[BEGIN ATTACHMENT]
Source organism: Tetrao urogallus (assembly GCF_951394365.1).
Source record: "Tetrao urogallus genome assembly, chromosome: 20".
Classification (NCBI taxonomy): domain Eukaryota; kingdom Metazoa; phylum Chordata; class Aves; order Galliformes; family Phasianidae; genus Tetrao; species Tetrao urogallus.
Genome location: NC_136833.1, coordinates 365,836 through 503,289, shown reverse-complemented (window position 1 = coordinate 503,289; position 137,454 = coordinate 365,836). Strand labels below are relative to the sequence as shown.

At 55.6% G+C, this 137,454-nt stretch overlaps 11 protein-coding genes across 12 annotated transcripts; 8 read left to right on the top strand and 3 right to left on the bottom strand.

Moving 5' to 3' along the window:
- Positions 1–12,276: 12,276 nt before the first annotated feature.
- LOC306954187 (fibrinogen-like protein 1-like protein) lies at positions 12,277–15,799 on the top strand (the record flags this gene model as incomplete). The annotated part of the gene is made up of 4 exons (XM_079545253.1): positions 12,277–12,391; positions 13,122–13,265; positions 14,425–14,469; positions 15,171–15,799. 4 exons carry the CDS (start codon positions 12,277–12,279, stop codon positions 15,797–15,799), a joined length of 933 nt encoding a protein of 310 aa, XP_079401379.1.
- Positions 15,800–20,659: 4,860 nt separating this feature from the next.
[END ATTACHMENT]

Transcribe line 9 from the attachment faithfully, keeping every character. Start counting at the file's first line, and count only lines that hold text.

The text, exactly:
- Positions 15,800–20,659: 4,860 nt separating this feature from the next.